Playing the waiting game: Processing delays at USCIS

CASE example: I-751 applications. In her article entitled “Agency Delays Enact the Administration’s Immigration Agenda” Sandra Feist examines the processing delays currently plaguing one particular application: the Removal of Conditions on Permanent Residence. She begins with a brief history of how the “conditional permanent resident status” came about: “In 1986, as part of President Reagan’s comprehensive, bipartisan immigration reform bill, Congress enacted the current framework for marriage-based permanent residence to require a two-year interim green card. At the two-year mark, these green card holders are required to file Petitions for Removal of Conditions on Permanent Residence with USCIS. Applicants must wait until the 90-day window before the two-year anniversary of their green card approval to file their I-751 petition before the expiration date on that card. Other than immigrant investors, this is the only instance in immigration law where a timeline for filing a petition with USCIS is specifically limited to a 90-day filing window.”

Current processing times: Currently, according to the article, I-751 Petitions proceed as follows: (i) 89 days before expiration of the applicant’s conditional permanent residency card – Applicant files Form I-751 with USCIS; (ii) 2 months later, filing fee checks are cashed and receipt notice is issued by USCIS; (iii) 2 years later, based on client experiences, Approval notice or interview notice arrives in the mail.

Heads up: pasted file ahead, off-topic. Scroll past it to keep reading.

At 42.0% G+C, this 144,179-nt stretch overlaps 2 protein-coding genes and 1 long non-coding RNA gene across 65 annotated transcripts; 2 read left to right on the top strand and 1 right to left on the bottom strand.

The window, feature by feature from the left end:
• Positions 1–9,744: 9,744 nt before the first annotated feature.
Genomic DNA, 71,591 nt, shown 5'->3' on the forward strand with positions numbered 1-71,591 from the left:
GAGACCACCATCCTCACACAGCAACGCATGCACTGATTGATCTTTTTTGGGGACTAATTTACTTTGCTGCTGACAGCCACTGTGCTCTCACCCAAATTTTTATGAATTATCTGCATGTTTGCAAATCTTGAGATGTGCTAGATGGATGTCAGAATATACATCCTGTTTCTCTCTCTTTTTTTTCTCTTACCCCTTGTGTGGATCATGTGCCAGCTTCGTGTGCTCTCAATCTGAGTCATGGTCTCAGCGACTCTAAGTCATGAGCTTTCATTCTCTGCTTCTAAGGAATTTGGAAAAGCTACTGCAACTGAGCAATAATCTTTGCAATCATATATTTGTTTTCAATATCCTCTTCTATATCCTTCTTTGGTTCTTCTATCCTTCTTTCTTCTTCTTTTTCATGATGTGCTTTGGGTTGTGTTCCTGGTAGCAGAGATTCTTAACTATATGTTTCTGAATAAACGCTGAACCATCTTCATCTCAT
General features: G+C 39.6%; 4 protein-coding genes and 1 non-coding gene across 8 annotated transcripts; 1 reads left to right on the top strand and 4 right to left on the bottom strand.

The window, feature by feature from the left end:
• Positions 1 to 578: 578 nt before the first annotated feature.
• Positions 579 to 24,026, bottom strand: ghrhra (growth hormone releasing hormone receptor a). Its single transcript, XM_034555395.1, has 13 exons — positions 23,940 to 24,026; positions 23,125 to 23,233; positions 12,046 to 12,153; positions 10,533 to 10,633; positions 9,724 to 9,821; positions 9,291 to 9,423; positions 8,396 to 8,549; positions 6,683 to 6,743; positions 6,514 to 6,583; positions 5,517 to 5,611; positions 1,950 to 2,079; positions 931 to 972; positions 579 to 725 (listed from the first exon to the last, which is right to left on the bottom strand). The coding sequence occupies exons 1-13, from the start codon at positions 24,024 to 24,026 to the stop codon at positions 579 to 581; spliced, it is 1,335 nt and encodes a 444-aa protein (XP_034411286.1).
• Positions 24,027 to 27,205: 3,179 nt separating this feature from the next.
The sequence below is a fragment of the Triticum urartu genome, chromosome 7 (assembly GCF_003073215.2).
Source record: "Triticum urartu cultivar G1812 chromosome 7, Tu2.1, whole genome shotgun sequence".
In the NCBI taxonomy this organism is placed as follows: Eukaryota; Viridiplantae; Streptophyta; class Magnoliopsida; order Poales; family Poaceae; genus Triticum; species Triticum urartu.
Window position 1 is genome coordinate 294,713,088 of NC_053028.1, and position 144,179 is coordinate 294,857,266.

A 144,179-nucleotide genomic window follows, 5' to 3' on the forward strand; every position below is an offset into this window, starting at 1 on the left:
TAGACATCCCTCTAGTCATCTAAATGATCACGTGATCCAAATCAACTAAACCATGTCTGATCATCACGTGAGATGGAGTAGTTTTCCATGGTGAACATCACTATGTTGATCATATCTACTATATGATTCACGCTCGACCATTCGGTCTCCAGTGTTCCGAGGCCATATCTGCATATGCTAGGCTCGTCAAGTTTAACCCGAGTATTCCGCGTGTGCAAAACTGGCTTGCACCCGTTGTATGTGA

Processing times for other related applications. Similar delays are happening across the board. For example, a family-based Adjustment of Status application which used to take approximately 4 – 6 months is now estimated to be around 17 – 35.5 months in district offices like San Francisco, California. As well, Naturalization applications are currently estimated at 10 – 19.5 months. Further, Employment Authorization documents are now estimated at about 4 – 6 months, when it used to be 90 days.

Tips on how to best ride out the delays. Plan and create a timeline. Work with your attorney to plan out the 90-day filing window. Moreover, communicate with your attorney any planned travels to and from the United States or changes in employment where the status of your lawful permanent residence may arise. Your attorney will be able to guide you so that you have the proper documentation when traveling, as well as proper documentation to show a prospective employer.

Consult with a licensed and experienced immigration attorney before filing. Individuals must proceed with caution when filing for any application with USCIS. Just because it is easier now to file for an application does not mean that you should, without sound counsel of an experienced immigration attorney. We urge individuals to pause and take the time to consult with a licensed and experienced immigration attorney before submitting any application with USCIS.

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Atty. Lilli Berbano Baculi is an associate attorney with Chua Tinsay & Vega, A Professional Legal Corporation (CTV) – a full service law firm with offices in San Francisco, San Diego, Sacramento and Philippines. The information presented in this article is for general information only and is not, nor intended to be, formal legal advice nor the formation of an attorney-client relationship. Call or e-mail CTV for an in-person or phone consultation to discuss your particular situation and/or how their services may be retained at (619) 955-6277; (415) 495-8088; (916) 449-3923; [email protected];

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